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We all know that and surely everyone already has one mad apple in hand. If it was only in the hand, it was the least evil. Often you can see the maggots boring into the apples but not biting into the fruit with relish. Well, then you just have a small side dish of meat.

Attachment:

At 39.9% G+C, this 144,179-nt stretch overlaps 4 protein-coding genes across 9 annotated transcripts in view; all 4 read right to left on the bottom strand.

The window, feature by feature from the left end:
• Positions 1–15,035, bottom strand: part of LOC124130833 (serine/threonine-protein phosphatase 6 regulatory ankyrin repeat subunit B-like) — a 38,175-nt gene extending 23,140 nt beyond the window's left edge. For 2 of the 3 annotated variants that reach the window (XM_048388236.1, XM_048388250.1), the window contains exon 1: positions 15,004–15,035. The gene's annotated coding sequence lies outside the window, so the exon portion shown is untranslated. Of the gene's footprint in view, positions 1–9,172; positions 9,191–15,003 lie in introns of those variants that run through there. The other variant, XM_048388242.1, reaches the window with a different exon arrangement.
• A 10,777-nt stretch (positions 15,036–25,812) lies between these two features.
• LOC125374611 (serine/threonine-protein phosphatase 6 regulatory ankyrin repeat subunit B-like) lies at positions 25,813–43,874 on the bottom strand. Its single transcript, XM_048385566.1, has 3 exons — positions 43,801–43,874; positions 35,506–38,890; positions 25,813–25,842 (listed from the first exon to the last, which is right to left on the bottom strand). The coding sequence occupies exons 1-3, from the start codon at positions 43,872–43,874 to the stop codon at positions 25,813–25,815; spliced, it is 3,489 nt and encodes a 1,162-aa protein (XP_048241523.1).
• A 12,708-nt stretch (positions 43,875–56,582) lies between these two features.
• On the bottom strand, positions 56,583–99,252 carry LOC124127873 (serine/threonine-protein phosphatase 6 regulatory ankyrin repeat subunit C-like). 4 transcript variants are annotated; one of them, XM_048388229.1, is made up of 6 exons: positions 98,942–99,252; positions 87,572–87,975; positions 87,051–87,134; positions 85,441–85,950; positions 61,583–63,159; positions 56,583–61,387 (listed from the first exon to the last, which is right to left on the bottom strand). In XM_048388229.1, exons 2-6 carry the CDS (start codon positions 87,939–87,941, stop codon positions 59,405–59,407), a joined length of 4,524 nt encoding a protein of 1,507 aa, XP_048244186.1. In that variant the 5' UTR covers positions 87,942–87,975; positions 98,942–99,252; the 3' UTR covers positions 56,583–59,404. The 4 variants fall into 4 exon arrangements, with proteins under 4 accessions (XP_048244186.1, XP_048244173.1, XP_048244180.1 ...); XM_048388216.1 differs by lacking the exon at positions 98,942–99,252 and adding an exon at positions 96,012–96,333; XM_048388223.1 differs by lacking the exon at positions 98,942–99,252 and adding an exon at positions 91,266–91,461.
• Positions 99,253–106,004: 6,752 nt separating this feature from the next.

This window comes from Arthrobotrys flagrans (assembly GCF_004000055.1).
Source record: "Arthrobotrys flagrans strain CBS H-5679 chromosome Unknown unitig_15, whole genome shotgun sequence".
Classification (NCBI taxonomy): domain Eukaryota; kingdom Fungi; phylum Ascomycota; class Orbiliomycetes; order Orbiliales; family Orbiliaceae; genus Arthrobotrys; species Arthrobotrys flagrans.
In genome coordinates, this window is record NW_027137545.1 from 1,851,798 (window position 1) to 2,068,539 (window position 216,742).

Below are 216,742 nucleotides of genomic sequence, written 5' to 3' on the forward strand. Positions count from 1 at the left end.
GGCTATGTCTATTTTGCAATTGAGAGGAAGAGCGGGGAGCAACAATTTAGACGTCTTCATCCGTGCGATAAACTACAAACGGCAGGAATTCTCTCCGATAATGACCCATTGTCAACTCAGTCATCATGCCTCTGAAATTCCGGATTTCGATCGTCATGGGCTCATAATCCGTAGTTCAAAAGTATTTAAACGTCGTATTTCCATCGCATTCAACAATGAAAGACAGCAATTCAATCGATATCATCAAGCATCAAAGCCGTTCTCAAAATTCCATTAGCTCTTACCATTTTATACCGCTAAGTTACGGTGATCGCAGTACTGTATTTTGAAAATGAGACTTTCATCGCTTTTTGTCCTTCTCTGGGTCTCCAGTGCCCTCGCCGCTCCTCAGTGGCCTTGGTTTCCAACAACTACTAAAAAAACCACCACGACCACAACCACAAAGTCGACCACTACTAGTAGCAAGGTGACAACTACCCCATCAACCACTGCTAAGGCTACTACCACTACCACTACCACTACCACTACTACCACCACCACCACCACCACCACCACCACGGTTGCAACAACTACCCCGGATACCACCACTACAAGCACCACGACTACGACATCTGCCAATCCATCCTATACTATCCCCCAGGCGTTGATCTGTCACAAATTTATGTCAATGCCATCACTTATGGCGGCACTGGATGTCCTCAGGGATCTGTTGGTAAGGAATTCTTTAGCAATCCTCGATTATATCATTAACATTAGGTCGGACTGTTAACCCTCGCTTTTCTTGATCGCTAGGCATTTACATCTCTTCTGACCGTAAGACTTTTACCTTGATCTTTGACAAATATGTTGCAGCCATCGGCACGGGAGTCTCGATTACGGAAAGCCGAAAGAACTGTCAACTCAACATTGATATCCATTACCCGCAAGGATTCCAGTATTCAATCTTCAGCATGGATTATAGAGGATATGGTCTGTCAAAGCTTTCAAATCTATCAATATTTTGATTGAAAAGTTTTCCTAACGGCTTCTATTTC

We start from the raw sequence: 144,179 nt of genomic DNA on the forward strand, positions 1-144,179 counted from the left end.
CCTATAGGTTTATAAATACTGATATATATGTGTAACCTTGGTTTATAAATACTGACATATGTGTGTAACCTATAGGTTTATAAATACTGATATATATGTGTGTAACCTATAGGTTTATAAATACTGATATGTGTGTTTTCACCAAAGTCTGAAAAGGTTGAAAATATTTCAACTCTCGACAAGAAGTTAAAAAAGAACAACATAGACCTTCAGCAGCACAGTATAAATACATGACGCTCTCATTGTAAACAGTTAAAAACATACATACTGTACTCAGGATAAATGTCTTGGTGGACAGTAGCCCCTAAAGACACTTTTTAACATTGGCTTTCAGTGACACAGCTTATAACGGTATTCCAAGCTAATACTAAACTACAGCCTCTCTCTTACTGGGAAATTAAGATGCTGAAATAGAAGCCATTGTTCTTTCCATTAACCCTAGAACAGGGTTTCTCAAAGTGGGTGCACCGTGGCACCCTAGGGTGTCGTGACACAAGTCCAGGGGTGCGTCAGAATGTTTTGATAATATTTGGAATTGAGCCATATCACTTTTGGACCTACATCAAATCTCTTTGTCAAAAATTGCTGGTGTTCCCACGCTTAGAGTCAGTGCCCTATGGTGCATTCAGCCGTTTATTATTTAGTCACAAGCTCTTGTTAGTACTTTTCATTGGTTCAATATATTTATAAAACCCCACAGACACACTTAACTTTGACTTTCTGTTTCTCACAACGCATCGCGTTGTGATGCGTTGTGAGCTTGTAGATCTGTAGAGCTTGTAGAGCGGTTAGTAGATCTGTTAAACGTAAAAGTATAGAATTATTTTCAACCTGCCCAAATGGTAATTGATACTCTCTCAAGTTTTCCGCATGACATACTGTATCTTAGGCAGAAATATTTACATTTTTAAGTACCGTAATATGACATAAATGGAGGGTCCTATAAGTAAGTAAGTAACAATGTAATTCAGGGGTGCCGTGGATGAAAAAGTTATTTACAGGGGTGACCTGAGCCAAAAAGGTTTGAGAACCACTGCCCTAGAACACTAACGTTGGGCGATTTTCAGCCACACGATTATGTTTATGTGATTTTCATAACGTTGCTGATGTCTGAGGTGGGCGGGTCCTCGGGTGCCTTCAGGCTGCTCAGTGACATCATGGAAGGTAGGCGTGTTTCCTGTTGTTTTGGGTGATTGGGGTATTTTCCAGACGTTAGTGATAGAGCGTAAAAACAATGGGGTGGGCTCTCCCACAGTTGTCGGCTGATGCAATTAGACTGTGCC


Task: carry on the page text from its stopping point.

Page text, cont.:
These maggots are the larvae of the apple wrapper, a butterfly that becomes active at night. The maggots get into the fruit because the females lay their eggs on the young plants. The maggots feed on the apples and burrow into the fruit. This can be avoided or at least contained if, in addition to nesting cheeses and birdbaths that should be placed in the garden, you also work with attractant traps that attract male moths. As a result, the population is reduced and fewer females are fertilized and fewer apples are infected.